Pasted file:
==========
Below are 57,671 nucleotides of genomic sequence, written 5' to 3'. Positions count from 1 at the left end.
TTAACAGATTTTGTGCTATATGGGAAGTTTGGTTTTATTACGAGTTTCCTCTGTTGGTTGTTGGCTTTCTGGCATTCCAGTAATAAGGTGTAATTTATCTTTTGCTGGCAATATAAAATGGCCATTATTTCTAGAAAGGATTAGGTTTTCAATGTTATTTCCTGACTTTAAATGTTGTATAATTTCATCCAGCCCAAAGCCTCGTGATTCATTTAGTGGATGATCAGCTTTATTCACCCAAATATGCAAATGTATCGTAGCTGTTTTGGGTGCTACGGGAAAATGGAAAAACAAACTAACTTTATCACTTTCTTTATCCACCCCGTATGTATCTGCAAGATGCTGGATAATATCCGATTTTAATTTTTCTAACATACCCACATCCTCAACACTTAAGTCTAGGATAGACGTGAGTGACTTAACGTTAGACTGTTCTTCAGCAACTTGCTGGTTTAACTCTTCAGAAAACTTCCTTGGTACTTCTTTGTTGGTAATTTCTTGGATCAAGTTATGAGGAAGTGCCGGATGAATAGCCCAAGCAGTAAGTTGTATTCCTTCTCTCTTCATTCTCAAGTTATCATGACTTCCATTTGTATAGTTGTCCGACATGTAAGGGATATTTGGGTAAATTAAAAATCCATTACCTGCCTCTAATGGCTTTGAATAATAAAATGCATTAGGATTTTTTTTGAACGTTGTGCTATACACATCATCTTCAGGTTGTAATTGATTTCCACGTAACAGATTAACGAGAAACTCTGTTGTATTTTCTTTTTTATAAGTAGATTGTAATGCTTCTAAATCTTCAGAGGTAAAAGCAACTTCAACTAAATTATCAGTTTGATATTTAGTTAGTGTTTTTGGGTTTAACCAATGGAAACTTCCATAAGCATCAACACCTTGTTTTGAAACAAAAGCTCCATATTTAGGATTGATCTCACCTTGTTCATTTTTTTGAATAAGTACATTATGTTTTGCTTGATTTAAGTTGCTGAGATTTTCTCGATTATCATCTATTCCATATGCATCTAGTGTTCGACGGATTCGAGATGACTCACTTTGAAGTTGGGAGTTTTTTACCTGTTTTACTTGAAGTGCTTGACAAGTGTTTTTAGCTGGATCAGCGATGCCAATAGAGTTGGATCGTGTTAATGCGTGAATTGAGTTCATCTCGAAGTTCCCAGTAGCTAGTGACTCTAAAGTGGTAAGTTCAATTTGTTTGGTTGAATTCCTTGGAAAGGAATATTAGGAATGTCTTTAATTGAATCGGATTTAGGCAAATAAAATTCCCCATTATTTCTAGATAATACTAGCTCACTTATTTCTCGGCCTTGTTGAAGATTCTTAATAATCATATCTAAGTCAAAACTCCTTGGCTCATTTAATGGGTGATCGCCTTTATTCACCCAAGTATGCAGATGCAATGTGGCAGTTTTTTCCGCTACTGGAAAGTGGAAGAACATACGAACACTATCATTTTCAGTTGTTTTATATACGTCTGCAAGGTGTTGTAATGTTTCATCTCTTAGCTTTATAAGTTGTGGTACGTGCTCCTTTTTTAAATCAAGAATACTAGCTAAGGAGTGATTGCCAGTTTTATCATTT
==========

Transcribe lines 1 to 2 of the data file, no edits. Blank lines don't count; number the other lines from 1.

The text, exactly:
Below are 57,671 nucleotides of genomic sequence, written 5' to 3'. Positions count from 1 at the left end.
TTAACAGATTTTGTGCTATATGGGAAGTTTGGTTTTATTACGAGTTTCCTCTGTTGGTTGTTGGCTTTCTGGCATTCCAGTAATAAGGTGTAATTTATCTTTTGCTGGCAATATAAAATGGCCATTATTTCTAGAAAGGATTAGGTTTTCAATGTTATTTCCTGACTTTAAATGTTGTATAATTTCATCCAGCCCAAAGCCTCGTGATTCATTTAGTGGATGATCAGCTTTATTCACCCAAATATGCAAATGTATCGTAGCTGTTTTGGGTGCTACGGGAAAATGGAAAAACAAACTAACTTTATCACTTTCTTTATCCACCCCGTATGTATCTGCAAGATGCTGGATAATATCCGATTTTAATTTTTCTAACATACCCACATCCTCAACACTTAAGTCTAGGATAGACGTGAGTGACTTAACGTTAGACTGTTCTTCAGCAACTTGCTGGTTTAACTCTTCAGAAAACTTCCTTGGTACTTCTTTGTTGGTAATTTCTTGGATCAAGTTATGAGGAAGTGCCGGATGAATAGCCCAAGCAGTAAGTTGTATTCCTTCTCTCTTCATTCTCAAGTTATCATGACTTCCATTTGTATAGTTGTCCGACATGTAAGGGATATTTGGGTAAATTAAAAATCCATTACCTGCCTCTAATGGCTTTGAATAATAAAATGCATTAGGATTTTTTTTGAACGTTGTGCTATACACATCATCTTCAGGTTGTAATTGATTTCCACGTAACAGATTAACGAGAAACTCTGTTGTATTTTCTTTTTTATAAGTAGATTGTAATGCTTCTAAATCTTCAGAGGTAAAAGCAACTTCAACTAAATTATCAGTTTGATATTTAGTTAGTGTTTTTGGGTTTAACCAATGGAAACTTCCATAAGCATCAACACCTTGTTTTGAAACAAAAGCTCCATATTTAGGATTGATCTCACCTTGTTCATTTTTTTGAATAAGTACATTATGTTTTGCTTGATTTAAGTTGCTGAGATTTTCTCGATTATCATCTATTCCATATGCATCTAGTGTTCGACGGATTCGAGATGACTCACTTTGAAGTTGGGAGTTTTTTACCTGTTTTACTTGAAGTGCTTGACAAGTGTTTTTAGCTGGATCAGCGATGCCAATAGAGTTGGATCGTGTTAATGCGTGAATTGAGTTCATCTCGAAGTTCCCAGTAGCTAGTGACTCTAAAGTGGTAAGTTCAATTTGTTTGGTTGAATTCCTTGGAAAGGAATATTAGGAATGTCTTTAATTGAATCGGATTTAGGCAAATAAAATTCCCCATTATTTCTAGATAATACTAGCTCACTTATTTCTCGGCCTTGTTGAAGATTCTTAATAATCATATCTAAGTCAAAACTCCTTGGCTCATTTAATGGGTGATCGCCTTTATTCACCCAAGTATGCAGATGCAATGTGGCAGTTTTTTCCGCTACTGGAAAGTGGAAGAACATACGAACACTATCATTTTCAGTTGTTTTATATACGTCTGCAAGGTGTTGTAATGTTTCATCTCTTAGCTTTATAAGTTGTGGTACGTGCTCCTTTTTTAAATCAAGAATACTAGCTAAGGAGTGATTGCCAGTTTTATCATTT